Reinventing yourself is tough. That’s what the former Eaton Church of God on East U.S. 35 is doing.
Pastor Patrick Owens has been leading the church for three and a half years, and he said the new name, Grace and Fire Worship Center, is the result of those previous years of determining the direction of the church.
“We’ve spent the last three and half years, from 2010 to now, working with our small group of people, trying to determine what direction we were going,” Owens said. “We have some peace now with moving forward with a new name and a simple vision, a simple direction.”
Owens has been a pastor since 1994, and he’s pastored at various churches in Georgia and Ohio. He had taken a sabbatical from preaching, and he currently works as a Hospice chaplain.
The church on U.S. 35 in Eaton has been in operation for about 30 years, and as the Eaton Church of God, it had its ups and downs. Owens got the call a few years ago. He got a call from the bishop from his denomination, and he’s been the pastor ever since.
The Grace and Fire Worship Center is part of the Church of God of Cleveland, Tennessee. But for Owens, the denomination isn’t the biggest part of it. At the Grace and Fire Worship Center, it’s more about bringing a unique approach, a contemporary approach to worship.
“There are differences in our style (from other local churches of the denomination), not necessarily our beliefs,” Owens said.
He described the Grace and Fire Worship Center as a ‘come as you are’ church. No fancy dress needed. The services have a more contemporary music style as well.
“It goes along with our philosophy that worship is a ‘right now’ experience,” Owens said. “We don’t just want to sing about God in the past. We want a present relationship. That doesn’t mean we’ve closed the door on the traditional hymns. You’ll hear those in our services.”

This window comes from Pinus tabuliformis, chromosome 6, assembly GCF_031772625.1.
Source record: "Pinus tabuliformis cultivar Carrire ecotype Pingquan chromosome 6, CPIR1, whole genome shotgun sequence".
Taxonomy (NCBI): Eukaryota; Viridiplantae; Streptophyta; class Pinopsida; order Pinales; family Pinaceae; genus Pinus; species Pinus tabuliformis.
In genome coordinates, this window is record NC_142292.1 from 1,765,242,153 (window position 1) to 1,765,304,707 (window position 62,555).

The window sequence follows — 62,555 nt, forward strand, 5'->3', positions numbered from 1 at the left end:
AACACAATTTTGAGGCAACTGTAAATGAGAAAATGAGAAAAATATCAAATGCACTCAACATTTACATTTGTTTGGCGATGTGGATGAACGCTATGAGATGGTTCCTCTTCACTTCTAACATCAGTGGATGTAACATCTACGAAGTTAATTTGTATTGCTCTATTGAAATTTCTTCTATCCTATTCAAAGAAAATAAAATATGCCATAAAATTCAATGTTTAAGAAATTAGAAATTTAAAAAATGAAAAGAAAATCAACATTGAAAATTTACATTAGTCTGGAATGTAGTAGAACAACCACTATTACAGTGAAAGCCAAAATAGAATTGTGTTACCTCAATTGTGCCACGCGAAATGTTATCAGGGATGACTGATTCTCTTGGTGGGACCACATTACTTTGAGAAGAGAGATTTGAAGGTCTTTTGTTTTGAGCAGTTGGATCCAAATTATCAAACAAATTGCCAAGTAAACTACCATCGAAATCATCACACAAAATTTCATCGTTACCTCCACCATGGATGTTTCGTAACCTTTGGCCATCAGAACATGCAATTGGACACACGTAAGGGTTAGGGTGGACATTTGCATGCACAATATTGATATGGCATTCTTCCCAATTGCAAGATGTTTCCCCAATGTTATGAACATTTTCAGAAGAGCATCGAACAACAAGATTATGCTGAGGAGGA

Owens said with attendance currently around 30, it’s a struggle to find musicians for a full service.
“We are hoping to find some folks in the community who have a similar vision to worship with us who have some abilities in music,” he said.
The change of the name to “Grace and Fire” was part of the transition, a change of name to signify the new philosophy of the church.
“It’s just part of who we are, my wife’s and my goals for a ministry,” Owens said. “We want to emphasize the grace and mercy of God, through Jesus of course. And the fire, the passion, our own passion for worship toward Him. Reach people with the gospel. The fire of the Holy Spirit. We feel those two terms define what we want to be about.”
Along with that, the Owens’ vision comes down to three things for the ministry.
“We’ve really narrowed down our vision of just three basic desires and goals,” Owens said. “Those are to worship God, change lives through the gospel, and to build healthy followers of Christ. That’s through teaching the word of God and practical principles of Christian living.”
Owens currently lives in Hamilton and works in Cincinnati, but he’s hoping to grow the Grace and Fire Worship Center to bring him back to what he is driven to be: a full-time pastor.
“My driving motivation as a pastor is the fact that I’m a teacher,” he said. “I feel not only obligated, but driven and passionate about teaching the word of God and teaching what I know about living in the Christian community, and learning as well alongside the learners.”
Owens said part of building the Grace and Fire Worship Center is getting the ministry out in the community more.
“We intend to be more strategic at least a Saturday a month doing something in the community to show some act of kindness or service,” he said. “We believe with 10,000 plus people in Eaton and the surrounding area, even though there are many many churches doing many wonderful things, there are people out there with similar goals and visions who would benefit from what we have to offer here.”
Owens and his family have invested three and a half years in the Eaton area, and they want to continue that.
“We didn’t know about Eaton before coming here to minister,” he said. “We’ve come to love these people and desire good things for them. We feel like we’re where God wants us to be.”
Owens and his wife Melissa have six children, and though he’s worked with Hospice for nine years, he couldn’t stay away from the church.
“I’m called to be a pastor, and that’s why I couldn’t leave it alone,” he said.
The Grace and Fire Worship Center currently holds Sunday worship at 11 a.m. and 6 p.m., as well as Sunday growth groups at 10 a.m. and Wednesday growth groups at 7 p.m. The church is located next to Twin Valley Equipment on U.S. 35, east of Eaton.